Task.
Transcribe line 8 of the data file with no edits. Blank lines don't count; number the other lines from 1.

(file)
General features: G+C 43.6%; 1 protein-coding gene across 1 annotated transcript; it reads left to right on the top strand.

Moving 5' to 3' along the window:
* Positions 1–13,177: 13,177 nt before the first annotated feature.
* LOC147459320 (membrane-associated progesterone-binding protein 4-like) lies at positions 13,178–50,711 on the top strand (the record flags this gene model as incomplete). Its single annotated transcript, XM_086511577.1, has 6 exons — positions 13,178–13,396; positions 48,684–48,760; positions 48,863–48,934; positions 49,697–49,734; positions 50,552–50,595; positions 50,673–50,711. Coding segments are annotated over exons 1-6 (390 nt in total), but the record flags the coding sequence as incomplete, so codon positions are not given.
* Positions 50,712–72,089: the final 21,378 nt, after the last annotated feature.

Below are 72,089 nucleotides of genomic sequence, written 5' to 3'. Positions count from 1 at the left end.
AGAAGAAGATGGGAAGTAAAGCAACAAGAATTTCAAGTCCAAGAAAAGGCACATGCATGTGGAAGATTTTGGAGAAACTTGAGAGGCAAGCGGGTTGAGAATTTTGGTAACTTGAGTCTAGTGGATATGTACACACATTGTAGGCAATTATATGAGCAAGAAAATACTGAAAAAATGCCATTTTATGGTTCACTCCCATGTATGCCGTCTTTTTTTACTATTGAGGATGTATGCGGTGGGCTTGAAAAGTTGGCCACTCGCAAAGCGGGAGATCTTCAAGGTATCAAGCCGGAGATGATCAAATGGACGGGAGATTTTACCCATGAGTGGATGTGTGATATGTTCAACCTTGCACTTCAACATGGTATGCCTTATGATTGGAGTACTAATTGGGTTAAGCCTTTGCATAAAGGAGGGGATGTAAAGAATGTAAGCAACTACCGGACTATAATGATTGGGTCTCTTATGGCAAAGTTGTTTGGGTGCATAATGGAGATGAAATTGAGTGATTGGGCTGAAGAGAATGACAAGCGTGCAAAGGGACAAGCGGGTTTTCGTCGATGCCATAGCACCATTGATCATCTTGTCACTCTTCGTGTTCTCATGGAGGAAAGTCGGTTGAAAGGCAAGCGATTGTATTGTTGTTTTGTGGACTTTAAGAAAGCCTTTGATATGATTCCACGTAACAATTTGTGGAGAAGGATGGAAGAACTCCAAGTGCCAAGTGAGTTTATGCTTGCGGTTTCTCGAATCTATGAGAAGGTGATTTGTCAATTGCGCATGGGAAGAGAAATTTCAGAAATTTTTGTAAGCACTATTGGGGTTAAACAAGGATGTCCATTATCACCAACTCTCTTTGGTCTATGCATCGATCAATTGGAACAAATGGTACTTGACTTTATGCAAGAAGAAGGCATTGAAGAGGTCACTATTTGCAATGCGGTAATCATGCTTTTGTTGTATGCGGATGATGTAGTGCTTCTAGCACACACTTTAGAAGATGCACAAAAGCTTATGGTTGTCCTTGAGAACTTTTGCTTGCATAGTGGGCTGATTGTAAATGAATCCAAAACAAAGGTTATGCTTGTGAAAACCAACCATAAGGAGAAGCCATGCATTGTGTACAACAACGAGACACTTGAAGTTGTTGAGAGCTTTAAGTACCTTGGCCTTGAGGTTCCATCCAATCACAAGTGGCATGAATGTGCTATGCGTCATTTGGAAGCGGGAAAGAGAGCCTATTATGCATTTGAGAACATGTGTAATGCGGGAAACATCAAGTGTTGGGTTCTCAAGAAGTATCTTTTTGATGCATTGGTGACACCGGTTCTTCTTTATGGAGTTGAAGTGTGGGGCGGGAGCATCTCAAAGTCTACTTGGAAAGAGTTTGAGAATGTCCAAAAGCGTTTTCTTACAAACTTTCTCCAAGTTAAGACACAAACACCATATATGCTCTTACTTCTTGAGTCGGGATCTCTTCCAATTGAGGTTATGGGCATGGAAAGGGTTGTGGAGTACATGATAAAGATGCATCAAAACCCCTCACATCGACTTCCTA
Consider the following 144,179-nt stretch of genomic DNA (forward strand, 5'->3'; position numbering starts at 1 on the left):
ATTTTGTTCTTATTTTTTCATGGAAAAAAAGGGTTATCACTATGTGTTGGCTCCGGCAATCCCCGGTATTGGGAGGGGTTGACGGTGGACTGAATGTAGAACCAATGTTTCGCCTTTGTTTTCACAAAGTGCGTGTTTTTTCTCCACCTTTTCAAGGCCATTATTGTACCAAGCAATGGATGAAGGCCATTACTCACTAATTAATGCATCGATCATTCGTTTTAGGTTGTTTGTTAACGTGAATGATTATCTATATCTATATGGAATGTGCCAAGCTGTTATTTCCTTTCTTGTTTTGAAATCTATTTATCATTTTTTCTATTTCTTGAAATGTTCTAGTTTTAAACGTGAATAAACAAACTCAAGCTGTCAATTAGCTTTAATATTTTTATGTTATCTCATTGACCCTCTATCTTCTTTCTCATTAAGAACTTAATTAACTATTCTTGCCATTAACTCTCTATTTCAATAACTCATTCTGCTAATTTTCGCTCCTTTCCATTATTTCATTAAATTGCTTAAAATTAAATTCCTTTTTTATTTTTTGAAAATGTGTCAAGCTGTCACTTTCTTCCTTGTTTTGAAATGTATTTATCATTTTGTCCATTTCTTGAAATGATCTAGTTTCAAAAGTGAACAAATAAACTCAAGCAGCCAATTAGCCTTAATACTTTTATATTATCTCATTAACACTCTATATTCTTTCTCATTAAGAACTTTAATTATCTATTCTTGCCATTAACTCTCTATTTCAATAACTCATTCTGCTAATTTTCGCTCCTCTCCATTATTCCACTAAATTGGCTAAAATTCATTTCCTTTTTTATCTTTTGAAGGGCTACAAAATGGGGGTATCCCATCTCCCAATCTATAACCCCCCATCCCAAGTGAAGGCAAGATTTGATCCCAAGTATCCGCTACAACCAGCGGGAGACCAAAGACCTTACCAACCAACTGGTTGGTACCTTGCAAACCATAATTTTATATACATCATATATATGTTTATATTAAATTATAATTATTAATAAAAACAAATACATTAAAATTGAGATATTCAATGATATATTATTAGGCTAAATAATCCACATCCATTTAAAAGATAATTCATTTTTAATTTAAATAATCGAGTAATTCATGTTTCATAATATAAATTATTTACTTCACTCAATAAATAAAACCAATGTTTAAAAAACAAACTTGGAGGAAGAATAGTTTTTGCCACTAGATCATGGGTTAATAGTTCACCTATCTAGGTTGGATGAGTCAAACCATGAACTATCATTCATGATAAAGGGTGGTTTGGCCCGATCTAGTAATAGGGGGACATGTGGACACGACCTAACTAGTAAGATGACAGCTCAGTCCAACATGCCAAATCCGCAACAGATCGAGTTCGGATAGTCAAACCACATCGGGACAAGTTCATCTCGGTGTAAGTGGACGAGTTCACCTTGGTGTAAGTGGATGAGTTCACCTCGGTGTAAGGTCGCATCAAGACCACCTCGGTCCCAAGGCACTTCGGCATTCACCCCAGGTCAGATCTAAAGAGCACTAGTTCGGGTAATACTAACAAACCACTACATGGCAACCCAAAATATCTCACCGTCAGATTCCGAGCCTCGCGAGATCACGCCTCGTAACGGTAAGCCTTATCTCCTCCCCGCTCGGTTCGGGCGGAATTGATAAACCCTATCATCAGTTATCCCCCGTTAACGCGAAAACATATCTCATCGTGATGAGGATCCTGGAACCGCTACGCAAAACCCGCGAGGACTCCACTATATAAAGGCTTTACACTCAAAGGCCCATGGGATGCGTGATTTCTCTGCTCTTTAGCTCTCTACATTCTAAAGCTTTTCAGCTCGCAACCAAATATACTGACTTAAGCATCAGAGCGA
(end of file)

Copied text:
Consider the following 144,179-nt stretch of genomic DNA (forward strand, 5'->3'; position numbering starts at 1 on the left):